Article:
Our journey back started early with a 6:20 am departure to Khanty-Manisysk airport, we flew to Moscow and then London for our trains back to the North of Scotland.
We wish to express a big thank you to Yugra State University and everyone from group of Environmental Dynamics and Climate Change for hosting us and looking after us so well during our stay in Siberia. We have had a very enjoyable and productive trip to Siberia and we look forward to continue working on this project!
And we are equally grateful to INTERACT TA for funding out research in Siberia!
Our final day in Siberia was a cultural tour day. We went on a tour organised by Yugra State University International Office for their summer school students to see around the University and some of the city sights.
In the morning we met the rector of the University and then joined in with a tour of the many laboratories, which were well equipped with all sorts of instruments – many of interest to us doing analytical chemistry! Our city tour took us first to a large glass tower, a bit like the London Shard, then, to see Mammoth Sculptures, the main church in Khanty-Manisysk and finally an open air museum describing the life of the native people of Khanty-Mansiysk, some of whom still live in a very simple fashion today.
On Saturday we completed our fieldwork at Mukhrino by taking in our first round of BVOC samplers and measuring the soil water pH and conductivity. In the evening Roxane prepared the final sauna for after dinner. When I went for the sauna there was some torrential rain – it made for a great cooling shower!
We left Mukhrino on Sunday afternoon to come back to Shapsa – this time we first had a journey in the argocat – as the boat was not able to make it very near to Mukhrino. This was a cool journey – the argo coped with any surface it seemed and was pretty speedy too! We had four sightings of white tailed eagles while on the argocat.
Today we are visiting Mukhrino field station for the final time in our trip. We left Shapsha and headed to Khanty-Mansiysk for the boat trip out. Instead of going to the previous pick up point across the Irtysh River, well out of the city, we went with Yaroslav to the city marina where the University boat was moored. We left here and headed out onto the Irtysh River, giving a pretty view of Khanty-Mansiysk and then headed up a small tributary onto a larger one and sped along to Mukhrino. This was about an hour in the boat in the sun and approaching Mukhrino, the water level was even lower but our captain skilfully navigated the shallow channel. After a lunch at Mukhrino we went to our field sites and put out another batch of passive samplers to be left collecting BVOCs for 1 month. The weather was again sunny and mosquitoes were low. There was also time to use the sauna before dinner. Late in the evening we were joined by Yaroslav and some of his colleagues who had come for the weekend to do some work at Mukhrino and some hunting and fishing. We had a party in the field station with Russian vodka and music into the early hours…..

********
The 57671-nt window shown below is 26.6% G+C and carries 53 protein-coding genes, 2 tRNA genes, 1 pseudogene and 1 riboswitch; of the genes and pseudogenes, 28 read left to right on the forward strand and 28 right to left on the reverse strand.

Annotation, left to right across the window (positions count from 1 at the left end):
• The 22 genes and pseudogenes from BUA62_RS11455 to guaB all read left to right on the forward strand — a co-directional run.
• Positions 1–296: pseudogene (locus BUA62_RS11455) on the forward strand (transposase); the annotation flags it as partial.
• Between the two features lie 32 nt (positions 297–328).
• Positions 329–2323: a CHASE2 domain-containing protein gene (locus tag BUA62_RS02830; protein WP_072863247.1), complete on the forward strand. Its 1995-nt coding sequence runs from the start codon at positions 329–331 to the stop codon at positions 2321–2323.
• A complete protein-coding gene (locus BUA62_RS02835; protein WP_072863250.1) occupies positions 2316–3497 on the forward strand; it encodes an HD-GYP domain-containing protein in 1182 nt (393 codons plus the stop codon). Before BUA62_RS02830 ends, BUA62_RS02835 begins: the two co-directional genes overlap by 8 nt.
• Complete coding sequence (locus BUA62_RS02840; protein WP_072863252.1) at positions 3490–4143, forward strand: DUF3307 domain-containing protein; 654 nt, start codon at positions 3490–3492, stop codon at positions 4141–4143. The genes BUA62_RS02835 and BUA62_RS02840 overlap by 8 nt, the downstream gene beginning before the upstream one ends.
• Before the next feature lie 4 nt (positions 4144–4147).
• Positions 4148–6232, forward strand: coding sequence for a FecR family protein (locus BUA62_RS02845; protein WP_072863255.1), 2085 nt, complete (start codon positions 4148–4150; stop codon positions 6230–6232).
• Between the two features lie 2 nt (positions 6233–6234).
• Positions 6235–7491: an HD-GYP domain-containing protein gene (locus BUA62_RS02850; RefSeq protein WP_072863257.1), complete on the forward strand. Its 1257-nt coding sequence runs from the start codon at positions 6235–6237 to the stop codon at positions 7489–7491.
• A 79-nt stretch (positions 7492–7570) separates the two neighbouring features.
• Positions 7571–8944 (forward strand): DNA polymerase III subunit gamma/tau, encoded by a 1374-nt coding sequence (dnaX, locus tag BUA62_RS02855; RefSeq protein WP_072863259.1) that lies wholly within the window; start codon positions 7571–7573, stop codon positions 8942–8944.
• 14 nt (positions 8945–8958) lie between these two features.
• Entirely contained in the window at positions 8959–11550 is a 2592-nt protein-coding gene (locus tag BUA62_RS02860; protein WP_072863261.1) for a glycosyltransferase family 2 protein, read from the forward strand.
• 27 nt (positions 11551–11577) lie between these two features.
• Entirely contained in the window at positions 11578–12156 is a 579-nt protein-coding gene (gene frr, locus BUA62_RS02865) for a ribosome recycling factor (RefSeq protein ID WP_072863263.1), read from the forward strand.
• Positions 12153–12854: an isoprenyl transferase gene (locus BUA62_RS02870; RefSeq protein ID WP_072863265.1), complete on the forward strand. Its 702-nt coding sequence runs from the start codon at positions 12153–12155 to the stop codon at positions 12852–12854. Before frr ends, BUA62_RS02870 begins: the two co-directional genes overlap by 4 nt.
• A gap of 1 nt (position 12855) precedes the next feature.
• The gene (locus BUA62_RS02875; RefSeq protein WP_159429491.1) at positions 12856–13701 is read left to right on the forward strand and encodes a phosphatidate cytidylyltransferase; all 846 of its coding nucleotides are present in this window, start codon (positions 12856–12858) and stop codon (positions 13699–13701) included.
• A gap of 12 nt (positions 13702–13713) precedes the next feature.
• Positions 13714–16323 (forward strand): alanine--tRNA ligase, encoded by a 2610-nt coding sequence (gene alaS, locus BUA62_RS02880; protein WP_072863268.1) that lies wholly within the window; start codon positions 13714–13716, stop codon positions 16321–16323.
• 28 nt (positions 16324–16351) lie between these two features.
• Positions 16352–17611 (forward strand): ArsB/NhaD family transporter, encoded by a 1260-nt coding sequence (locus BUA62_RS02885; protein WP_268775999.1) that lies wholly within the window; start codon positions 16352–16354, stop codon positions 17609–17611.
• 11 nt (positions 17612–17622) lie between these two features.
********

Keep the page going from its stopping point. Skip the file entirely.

Today we are having a repeat of our first day back after Mukhrino. Sorting out the peat samples and drying the vegetation in preparation for C and N analysis.It’s also a chance to update the blog as we have good internet here! It’s very sunny at the moment; hopefully it will be as warm as first time round and there can be some time at the river bank later on!
Today we had an early start to the day and were off for fieldwork at 8am! Roxane, Mark and I were all working together so we got through a lot of work quickly. Roxane did vegetation surveys, while Mark and I collected and filtered water samples and made the other measures like pH, temperatures. At each site, we finished with Roxane collecting peat samples for a global microbial project. By lunchtime we had almost completed three sites and walked between them too! We had lunch and then decided that we could begin our journey back today, rather than spend another night in the oil accommodation, where there wasn’t too much to do!
After lunch we went with the car to the third and fourth fieldwork sites, and finished all our work. We then packed our bags and left the accommodation at 4pm for a very long drive back. When we left it was still 19 °C and was very bright and sunny which made for a beautiful drive back. After about 4 hours we were very close to running out of fuel: we made it to a petrol station with little to spare… After that we continued on towards Surgut and then turned off for Khanty-Mansiysk. About 10pm we stopped for dinner at the same diner we ate at on the way to Nymto. This time the food was even better. Yaroslav got us some beers for the rest of journey back, which was about another 2 hours… I fell asleep though! We arrived back at Shapsha field station near 1am. It felt so homely coming back to here again now and the bed was very welcome after our travels!